The optometrist can use different lasers to treat open-angle and closed-angle glaucoma. These include selective laser trabeculoplasty (SLT), argon laser trabeculoplasty (ALT), and laser peripheral iridotomy (LPI). SLT and ALT aim to improve fluid outflow in the trabecular meshwork.  In contrast, LPI primarily treats acute or chronic angle-closure glaucoma by creating a hole in the iris to improve fluid drainage. 

Laser therapy is minimally invasive and is an outpatient procedure, meaning the patient will leave on the same day. It may take a few weeks before the patient begins to experience the full results of the procedure. However, they are generally well-tolerated with limited recovery time and can be repeated if necessary.

Surgery

When medications and laser therapy fail to adequately control glaucoma or, in more advanced cases, surgical interventions may be necessary. Filtering surgery, or trabeculectomy, is a traditional surgical procedure where the doctor creates a new drainage channel in the white of the eye (sclera) to bypass the blocked trabecular meshwork. While effective, trabeculectomy carries risks such as infection, bleeding, and cataract formation.

Another common surgical glaucoma treatment is placing drainage tubes or glaucoma drainage devices (GDDs). During this procedure, the doctor inserts a small tube into the patient's eye. The tube drains excess fluid to lower eye pressure.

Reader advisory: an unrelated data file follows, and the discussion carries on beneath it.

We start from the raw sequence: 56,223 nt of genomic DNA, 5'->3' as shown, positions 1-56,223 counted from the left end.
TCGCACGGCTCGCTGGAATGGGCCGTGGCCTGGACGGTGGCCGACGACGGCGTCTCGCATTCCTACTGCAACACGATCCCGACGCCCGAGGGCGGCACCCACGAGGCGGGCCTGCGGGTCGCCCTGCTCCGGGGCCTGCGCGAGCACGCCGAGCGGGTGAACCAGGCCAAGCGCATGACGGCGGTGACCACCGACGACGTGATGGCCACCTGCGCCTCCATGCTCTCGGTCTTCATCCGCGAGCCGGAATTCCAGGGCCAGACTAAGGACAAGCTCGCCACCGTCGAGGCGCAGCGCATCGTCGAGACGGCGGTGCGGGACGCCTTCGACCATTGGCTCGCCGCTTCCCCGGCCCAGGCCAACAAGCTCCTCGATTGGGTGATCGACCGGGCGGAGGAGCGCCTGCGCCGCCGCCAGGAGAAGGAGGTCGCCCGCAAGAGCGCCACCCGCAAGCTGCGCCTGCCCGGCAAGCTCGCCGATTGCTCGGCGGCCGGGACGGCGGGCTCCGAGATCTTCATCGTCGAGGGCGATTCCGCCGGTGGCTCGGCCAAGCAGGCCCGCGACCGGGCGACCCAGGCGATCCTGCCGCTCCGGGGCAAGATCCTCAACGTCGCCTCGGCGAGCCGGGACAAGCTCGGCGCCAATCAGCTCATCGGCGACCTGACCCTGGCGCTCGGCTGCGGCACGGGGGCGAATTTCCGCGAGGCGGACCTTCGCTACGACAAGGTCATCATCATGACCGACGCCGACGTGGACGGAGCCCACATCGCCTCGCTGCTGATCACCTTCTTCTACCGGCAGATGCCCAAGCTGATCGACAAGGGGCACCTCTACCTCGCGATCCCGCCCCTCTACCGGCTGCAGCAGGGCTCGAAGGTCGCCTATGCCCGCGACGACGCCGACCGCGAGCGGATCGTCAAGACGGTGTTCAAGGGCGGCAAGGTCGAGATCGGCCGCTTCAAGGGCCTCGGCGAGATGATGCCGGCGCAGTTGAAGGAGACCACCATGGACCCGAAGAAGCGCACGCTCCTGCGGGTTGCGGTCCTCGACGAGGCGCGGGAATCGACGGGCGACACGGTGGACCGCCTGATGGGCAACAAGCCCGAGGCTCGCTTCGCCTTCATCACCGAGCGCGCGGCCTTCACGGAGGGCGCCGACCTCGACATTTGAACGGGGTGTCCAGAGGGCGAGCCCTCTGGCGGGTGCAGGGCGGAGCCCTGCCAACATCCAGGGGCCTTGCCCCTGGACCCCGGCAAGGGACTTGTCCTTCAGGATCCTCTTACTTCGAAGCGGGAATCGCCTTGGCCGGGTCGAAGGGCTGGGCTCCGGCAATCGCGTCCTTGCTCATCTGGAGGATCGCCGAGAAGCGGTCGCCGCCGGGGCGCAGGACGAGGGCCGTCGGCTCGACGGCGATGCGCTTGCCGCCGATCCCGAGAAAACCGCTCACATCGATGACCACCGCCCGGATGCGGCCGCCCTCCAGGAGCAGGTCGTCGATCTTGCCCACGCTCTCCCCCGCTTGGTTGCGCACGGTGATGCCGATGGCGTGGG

Additionally, minimally invasive glaucoma surgeries (MIGS) have emerged as a less invasive treatment for patients seeking a surgical procedure with fewer postoperative risks and complications. Often combined with cataract surgery, MIGS procedures aim to enhance eye fluid outflow while minimizing tissue trauma and postoperative complications. There are a number of MIGS techniques available, and the patient can work with their doctor to decide which option is right for them.

Regular monitoring and follow-up

Regardless of the chosen treatment option, the patient will need to continue undergoing regular monitoring and follow-up with their optometrist to effectively manage their glaucoma. During these appointments, the optometrist will assess the patient's visual function, measure IOP, evaluate the optic nerve, and perform visual field tests.

Based on these evaluations, the doctor may need to adjust the glaucoma treatment plan, particularly if the disease has progressed or is causing further complications. Open communication and regular attending these follow-up appointments are essential to long-term glaucoma care.

Get the glaucoma treatment you need today

If you or someone you know has been diagnosed with glaucoma recently, early detection and treatment can help prevent vision loss and maintain optimal eye health for years to come. While being diagnosed with this disease can be stressful, there are glaucoma treatment options out there. Call our office to learn more about our treatment services or schedule a consultation.

Request an appointment here: https://www.texasoptical.net or call Texas Optical at (214) 771-7333 for an appointment in our Dallas office.